Understanding lifetime tracks and fitness of long distance avian migrants. This is the title of our DFG-funded German-Israeli Project Cooperation and it is also our quest for several years. Within this project, we aim to explore how movement, survival and reproduction reflect an optimal response to the environment. Evidence is drawn from both theoretical and empirical analyses. Migrants like white storks are particularly interesting for studying these questions as they move large distances and may experience different environmental conditions in different parts of the world with more or less strong impacts on their fitness (carry-over effects). Small-scale movement and behavior and their impact on local population dynamics are equally interesting. Latest technologies allow us unprecedented insights into the life of animals. For example, ultra-light GPS tags allow tracking individuals with very high temporal resolution and over several years, and acceleration measurements allow classifying behavior from distinct acceleration signals. These data together with careful monitoring provide the means for better understanding movement phenomena and their consequences for population dynamics and fitness.
My main focus within the project are developing behavior-based models for different life-cycle stages (e.g. breeding, migrating, wintering) as well as annual-cycle models that allow studying carry-over effects on individual fitness and population dynamics. Thereby, optimality is an important topic. From evolutionary perspective, fitness-maximizing, optimal behavioral strategies should evolve, determining for example when an individual should start reproducing or start migrating within the annual cycle. On finer temporal and spatial resolution, optimal foraging strategies should evolve which are the focus of our study ‚Individual-based modeling of resource competition to predict density-dependent population dynamics: a case study with white storks‘ (Zurell et al.). Here, we aimed to better understand how density-dependent demographic rates may evolve from home range behavior. To this end, we built an individual-based model for foraging white storks that incorporates both physiology and behavior. We expected that the form of density dependence may differ between different home range behaviors. To our surprise, we also found that it may differ strongly between landscapes with the same degree of fragmentation and the same overall resource availability. This phenomenon is strongly affected by the behavioral trade-offs and by imperfect detection of resources. Thereby, simulated patterns corresponded surprisingly well to empirical patterns although the model was not calibrated. For predicting population or even community dynamics under changing environmental conditions, it seems crucial to better understand these interactive effects of behavior and local environment.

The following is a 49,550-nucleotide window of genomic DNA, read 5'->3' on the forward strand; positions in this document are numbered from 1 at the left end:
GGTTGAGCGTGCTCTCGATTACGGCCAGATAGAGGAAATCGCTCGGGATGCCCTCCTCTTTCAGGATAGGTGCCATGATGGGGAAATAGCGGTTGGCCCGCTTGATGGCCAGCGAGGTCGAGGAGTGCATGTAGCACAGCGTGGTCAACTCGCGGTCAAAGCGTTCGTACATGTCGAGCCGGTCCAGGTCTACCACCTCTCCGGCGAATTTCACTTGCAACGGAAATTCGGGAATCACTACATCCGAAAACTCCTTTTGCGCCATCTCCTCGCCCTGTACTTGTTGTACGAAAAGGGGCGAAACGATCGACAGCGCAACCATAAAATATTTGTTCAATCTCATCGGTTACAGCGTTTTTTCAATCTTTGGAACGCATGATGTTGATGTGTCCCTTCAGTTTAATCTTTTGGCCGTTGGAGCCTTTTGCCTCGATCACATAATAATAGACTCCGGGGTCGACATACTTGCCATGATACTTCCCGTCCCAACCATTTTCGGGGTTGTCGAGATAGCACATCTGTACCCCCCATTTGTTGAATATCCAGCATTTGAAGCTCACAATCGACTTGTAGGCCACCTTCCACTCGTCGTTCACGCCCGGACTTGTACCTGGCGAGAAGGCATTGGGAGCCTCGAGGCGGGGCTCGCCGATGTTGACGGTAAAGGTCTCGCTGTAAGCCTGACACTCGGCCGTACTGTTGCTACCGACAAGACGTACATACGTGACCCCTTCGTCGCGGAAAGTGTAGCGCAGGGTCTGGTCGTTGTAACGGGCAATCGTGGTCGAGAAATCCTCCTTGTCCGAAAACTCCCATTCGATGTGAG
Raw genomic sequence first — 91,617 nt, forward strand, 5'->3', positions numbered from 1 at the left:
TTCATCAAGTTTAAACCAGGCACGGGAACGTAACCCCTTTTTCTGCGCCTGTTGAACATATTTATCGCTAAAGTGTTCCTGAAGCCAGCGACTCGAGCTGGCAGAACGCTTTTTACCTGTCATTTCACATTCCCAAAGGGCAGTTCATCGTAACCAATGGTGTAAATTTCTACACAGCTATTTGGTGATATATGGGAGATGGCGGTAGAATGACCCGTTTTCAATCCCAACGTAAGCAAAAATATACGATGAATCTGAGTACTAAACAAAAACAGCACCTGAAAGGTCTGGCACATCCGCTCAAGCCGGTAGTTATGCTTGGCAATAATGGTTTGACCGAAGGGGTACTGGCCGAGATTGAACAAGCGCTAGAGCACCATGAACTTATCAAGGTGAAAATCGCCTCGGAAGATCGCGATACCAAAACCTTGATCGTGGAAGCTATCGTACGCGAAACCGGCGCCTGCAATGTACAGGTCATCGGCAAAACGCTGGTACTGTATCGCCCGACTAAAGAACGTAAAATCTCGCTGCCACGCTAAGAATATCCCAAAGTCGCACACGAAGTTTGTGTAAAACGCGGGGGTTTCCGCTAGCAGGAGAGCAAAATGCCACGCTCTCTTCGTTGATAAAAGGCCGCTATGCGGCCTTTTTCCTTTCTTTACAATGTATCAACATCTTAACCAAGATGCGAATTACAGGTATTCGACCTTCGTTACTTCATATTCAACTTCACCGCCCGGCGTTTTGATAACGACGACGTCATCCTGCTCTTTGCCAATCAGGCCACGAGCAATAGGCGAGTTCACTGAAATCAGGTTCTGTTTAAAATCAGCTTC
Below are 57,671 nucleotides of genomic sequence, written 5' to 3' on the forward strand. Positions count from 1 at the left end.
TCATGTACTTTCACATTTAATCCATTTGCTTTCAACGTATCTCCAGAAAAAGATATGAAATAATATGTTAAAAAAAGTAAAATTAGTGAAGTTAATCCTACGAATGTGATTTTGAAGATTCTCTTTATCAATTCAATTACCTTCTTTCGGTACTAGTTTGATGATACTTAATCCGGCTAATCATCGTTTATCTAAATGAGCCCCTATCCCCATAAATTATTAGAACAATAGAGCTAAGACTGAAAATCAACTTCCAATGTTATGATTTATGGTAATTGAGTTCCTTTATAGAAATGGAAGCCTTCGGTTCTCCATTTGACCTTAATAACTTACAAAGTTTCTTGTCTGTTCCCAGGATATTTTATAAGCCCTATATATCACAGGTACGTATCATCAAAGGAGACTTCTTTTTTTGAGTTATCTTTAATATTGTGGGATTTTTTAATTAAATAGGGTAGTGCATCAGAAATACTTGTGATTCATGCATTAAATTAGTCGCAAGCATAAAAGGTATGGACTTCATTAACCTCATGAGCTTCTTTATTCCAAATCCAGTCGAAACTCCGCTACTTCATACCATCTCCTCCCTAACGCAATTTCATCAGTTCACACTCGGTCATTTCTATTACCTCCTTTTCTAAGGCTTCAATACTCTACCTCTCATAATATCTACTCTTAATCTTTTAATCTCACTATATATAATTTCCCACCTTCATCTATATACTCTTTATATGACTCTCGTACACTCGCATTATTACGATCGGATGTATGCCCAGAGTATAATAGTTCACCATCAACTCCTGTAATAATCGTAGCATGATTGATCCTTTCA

We heartily invite you to play around with the model code (available at http://www.wsl.ch/info/mitarbeitende/zurell/downloads_EN) and adapt it to your needs. As you will see, the model also allows exploring additional aspects of movement ecology, for example studying movement paths or density-dependent home range structures in more detail.